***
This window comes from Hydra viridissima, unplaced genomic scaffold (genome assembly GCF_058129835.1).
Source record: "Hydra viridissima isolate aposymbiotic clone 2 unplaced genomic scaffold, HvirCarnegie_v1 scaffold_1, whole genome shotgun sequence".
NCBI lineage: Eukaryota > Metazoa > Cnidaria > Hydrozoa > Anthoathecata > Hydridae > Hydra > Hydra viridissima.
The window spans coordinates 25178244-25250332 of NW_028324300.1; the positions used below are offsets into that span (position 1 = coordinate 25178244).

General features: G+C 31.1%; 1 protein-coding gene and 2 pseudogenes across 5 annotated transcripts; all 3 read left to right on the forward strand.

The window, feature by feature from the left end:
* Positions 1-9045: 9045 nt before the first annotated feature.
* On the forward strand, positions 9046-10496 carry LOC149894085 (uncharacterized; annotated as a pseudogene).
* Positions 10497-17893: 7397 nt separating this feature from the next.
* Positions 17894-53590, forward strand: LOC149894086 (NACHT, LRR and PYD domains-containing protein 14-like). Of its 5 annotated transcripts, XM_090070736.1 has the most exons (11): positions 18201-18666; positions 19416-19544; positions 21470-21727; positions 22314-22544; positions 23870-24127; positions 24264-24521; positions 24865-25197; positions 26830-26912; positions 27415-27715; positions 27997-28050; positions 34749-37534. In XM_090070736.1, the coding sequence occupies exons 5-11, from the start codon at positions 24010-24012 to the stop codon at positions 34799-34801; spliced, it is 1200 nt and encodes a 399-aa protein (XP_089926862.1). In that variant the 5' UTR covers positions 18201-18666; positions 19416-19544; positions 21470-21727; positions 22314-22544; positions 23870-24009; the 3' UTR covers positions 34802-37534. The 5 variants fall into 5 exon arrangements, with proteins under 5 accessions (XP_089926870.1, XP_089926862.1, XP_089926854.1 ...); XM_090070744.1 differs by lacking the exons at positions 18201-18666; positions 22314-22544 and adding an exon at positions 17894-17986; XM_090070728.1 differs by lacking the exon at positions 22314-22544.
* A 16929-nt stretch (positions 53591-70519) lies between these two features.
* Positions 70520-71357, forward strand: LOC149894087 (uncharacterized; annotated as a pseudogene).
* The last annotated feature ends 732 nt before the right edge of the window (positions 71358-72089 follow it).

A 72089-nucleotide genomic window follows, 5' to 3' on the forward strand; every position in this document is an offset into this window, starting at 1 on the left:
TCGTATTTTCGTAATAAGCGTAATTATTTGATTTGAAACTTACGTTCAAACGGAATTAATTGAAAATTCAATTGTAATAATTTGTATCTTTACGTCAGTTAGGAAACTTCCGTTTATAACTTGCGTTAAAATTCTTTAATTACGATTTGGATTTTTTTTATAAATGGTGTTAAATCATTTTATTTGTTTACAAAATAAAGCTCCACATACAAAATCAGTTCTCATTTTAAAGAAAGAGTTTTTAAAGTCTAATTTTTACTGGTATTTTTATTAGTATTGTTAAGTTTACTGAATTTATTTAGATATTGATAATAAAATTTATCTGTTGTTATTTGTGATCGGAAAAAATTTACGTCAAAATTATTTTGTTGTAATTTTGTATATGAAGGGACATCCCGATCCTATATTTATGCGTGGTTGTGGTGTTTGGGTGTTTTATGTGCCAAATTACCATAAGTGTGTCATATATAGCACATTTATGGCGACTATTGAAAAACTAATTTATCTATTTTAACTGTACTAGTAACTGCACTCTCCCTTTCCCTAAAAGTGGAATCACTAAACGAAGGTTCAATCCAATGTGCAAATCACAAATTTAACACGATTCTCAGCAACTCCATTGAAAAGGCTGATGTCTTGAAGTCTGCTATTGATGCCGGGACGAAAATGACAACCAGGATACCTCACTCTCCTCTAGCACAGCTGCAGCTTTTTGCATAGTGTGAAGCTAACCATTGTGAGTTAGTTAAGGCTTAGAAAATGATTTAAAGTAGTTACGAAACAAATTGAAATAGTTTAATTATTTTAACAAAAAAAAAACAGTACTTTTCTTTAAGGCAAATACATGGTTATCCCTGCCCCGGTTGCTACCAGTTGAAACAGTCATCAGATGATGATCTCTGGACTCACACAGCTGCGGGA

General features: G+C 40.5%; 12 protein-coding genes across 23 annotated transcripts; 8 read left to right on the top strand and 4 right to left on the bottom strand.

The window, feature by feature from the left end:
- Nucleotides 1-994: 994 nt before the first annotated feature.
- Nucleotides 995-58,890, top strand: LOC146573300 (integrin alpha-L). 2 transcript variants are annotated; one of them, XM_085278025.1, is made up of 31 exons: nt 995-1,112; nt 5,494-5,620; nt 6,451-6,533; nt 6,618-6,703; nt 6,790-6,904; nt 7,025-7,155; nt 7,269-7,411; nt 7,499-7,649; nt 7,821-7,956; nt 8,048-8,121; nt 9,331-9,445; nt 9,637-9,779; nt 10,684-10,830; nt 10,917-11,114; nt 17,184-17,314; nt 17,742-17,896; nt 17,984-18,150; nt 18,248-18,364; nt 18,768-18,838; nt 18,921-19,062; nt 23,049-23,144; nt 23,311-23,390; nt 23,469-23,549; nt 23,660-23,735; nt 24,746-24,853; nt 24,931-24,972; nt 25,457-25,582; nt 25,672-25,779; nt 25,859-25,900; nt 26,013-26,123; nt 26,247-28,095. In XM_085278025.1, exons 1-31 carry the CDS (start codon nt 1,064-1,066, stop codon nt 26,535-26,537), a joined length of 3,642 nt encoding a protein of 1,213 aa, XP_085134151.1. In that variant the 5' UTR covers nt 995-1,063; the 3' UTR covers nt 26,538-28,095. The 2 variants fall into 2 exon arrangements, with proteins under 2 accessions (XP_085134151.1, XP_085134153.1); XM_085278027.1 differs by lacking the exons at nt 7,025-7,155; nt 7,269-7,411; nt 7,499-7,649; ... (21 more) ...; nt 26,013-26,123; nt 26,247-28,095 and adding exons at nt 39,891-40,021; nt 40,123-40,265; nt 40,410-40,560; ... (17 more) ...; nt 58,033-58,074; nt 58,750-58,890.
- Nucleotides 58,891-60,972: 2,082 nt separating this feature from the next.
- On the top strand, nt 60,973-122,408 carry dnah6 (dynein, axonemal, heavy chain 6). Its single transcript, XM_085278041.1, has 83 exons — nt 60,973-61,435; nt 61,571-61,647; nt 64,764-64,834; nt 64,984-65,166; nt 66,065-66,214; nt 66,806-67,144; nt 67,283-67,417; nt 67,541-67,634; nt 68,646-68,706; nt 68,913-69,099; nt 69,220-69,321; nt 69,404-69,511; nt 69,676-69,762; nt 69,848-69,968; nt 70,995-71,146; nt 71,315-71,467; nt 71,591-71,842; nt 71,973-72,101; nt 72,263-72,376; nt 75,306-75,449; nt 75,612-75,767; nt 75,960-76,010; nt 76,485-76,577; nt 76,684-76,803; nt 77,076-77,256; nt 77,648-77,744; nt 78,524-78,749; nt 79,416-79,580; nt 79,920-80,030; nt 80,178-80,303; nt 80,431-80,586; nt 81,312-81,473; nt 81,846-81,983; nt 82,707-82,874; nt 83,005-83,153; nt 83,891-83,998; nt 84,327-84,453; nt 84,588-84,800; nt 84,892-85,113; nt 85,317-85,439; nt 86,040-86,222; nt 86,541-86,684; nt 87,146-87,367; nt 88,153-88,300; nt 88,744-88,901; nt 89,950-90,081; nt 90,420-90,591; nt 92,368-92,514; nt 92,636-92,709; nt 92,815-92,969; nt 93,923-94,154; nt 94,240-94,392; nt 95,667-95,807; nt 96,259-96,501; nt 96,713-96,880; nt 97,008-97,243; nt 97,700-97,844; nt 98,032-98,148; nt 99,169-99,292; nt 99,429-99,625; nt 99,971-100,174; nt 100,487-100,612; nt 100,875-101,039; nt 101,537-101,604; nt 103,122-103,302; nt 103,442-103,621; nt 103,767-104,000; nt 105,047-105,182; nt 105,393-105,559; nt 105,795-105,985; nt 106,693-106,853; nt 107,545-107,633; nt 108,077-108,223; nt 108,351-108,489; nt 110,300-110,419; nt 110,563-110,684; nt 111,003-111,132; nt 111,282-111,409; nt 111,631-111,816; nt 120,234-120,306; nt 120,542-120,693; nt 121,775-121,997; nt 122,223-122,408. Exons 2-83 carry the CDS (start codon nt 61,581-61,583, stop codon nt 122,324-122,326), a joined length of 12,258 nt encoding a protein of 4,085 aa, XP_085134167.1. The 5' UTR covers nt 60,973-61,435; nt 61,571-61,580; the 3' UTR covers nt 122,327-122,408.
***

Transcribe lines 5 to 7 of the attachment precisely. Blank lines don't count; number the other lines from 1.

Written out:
General features: G+C 31.1%; 1 protein-coding gene and 2 pseudogenes across 5 annotated transcripts; all 3 read left to right on the forward strand.

The window, feature by feature from the left end:
* Positions 1-9045: 9045 nt before the first annotated feature.